Tertullian and Jerome, hyper-ascetical strains of monasticism, and Martin Luther, Louis Markos, a professor of English and classical literature, insists that Athens has quite a lot to do with Jerusalem. He thus joins himself to the (ultimately triumphant) trajectory within the Christian tradition of Justin Martyr ('That which is true is ours'), Clement of Alexandria, the Cappadocian Fathers, Augustine, Aquinas and the rest who found and taught the presence of truth in the pagan classics and foreshadowings of Christian revelation in unlikely places. Guided by these convictions, and limiting himself to classic Greek and Latin fictional and poetic works (Plato, Aristotle, & Co. would have extended his work impossibly), Markos offers readings of Homer, Aeschylus, Sophocles, Euripides, and Virgil that summarize and illuminate the texts and bring them into conversation with the Bible and Christian tradition. A concluding bibliographical essay recommending particular editions of the texts under examination is invaluable, adding to the usefulness of this book as a resource not only for the individual reader, but also for homeschoolers and educators who care about a classical curriculum. 264 pp.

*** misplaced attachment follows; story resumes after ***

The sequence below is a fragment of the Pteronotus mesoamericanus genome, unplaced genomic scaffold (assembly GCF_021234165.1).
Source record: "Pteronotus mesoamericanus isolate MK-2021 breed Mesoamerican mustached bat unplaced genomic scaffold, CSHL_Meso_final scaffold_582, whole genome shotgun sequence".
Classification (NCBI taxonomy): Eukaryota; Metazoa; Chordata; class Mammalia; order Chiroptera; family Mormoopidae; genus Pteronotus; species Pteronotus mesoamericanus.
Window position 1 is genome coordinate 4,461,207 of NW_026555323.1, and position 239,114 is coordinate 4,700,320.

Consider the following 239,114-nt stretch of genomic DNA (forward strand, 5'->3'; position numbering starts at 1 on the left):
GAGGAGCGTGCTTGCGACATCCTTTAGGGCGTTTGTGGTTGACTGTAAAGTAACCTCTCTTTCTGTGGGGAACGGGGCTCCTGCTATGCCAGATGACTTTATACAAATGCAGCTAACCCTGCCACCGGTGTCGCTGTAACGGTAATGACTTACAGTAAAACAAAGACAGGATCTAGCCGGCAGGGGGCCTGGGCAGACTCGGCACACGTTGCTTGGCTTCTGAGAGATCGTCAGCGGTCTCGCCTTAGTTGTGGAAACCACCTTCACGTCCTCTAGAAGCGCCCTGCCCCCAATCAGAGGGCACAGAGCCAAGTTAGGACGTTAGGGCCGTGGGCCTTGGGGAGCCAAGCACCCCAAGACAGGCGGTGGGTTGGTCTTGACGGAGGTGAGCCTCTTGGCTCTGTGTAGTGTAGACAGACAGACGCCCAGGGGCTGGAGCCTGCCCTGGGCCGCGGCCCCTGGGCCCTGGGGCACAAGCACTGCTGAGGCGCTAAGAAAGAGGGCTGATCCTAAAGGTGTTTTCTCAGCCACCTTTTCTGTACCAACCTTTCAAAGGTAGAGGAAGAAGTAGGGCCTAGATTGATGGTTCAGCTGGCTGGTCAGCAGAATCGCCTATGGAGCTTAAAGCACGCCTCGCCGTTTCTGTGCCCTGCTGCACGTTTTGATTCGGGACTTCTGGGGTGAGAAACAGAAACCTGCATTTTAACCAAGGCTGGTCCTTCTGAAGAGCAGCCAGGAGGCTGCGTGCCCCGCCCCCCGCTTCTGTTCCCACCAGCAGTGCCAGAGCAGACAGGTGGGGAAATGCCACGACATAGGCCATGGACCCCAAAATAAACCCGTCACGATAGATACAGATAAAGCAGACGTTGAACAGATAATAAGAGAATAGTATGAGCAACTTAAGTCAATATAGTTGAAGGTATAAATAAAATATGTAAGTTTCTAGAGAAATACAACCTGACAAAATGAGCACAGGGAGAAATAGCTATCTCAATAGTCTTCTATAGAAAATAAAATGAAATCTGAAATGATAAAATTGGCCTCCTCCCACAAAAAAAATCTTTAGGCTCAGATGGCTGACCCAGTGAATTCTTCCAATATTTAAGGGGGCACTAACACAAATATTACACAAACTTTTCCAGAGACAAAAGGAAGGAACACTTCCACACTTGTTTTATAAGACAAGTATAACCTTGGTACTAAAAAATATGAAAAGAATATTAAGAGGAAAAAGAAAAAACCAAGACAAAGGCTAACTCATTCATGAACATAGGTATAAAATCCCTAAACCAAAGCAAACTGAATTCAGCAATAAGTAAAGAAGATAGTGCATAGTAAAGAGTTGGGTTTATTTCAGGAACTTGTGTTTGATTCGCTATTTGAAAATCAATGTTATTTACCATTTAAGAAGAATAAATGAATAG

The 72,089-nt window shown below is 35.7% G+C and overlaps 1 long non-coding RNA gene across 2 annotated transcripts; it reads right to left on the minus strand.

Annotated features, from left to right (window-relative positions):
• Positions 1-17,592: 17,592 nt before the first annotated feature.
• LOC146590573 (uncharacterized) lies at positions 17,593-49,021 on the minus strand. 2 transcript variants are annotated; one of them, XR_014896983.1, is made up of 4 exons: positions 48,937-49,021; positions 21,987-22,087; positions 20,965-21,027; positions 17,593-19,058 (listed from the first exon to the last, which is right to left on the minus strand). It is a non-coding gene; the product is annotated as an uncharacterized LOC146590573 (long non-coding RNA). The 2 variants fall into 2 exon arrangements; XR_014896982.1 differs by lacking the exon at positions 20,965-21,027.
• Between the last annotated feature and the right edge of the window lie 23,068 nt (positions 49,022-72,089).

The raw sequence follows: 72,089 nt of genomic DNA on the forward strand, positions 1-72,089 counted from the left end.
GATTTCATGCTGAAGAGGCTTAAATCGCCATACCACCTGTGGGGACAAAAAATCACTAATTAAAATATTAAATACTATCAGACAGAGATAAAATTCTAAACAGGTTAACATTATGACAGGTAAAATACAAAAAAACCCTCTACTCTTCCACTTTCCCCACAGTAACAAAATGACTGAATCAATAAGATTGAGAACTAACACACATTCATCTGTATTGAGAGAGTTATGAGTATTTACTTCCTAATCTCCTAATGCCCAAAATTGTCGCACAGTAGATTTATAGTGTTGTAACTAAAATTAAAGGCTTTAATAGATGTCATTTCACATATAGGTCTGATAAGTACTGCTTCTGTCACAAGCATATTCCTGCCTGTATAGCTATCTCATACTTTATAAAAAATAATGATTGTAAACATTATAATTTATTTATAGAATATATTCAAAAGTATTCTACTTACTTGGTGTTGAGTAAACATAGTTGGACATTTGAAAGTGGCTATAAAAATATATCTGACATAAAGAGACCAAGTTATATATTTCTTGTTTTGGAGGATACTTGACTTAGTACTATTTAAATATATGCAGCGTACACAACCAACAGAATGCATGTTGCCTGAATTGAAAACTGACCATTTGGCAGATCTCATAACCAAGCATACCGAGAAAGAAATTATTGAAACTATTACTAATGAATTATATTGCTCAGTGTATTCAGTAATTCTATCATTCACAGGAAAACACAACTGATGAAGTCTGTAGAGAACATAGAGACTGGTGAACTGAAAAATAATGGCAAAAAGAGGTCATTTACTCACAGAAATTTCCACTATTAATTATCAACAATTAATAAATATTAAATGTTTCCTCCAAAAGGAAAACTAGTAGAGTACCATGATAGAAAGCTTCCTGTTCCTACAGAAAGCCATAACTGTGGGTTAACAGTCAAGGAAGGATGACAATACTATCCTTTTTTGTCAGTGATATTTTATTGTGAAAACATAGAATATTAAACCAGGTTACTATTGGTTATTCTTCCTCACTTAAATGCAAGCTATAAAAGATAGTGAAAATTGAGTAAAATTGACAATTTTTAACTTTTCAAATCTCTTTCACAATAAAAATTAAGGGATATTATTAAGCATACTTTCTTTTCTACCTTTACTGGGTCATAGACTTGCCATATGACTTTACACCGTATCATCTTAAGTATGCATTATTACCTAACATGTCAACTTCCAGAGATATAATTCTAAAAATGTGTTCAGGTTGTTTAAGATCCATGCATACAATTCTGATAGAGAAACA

An Eighth Day View:
"The heart of Christianity is a myth which is also a fact." --C. S. Lewis In From Achilles to Christ, Louis Markos introduces readers to the great narratives of classical mythology from a Christian perspective. From the battles of Achilles and the adventures of Odysseus to the feats of Hercules and the trials of Aeneas, Markos shows how the characters, themes and symbols within these myths both foreshadow and find their fulfillment in the story of Jesus Christ--the "myth made fact." Along the way, he dispels misplaced fears about the dangers of reading classical literature, and offers a Christian approach to the interpretation and appropriation of these great literary works. This engaging and eminently readable book is an excellent resource for Christian students, teachers and readers of classical literature.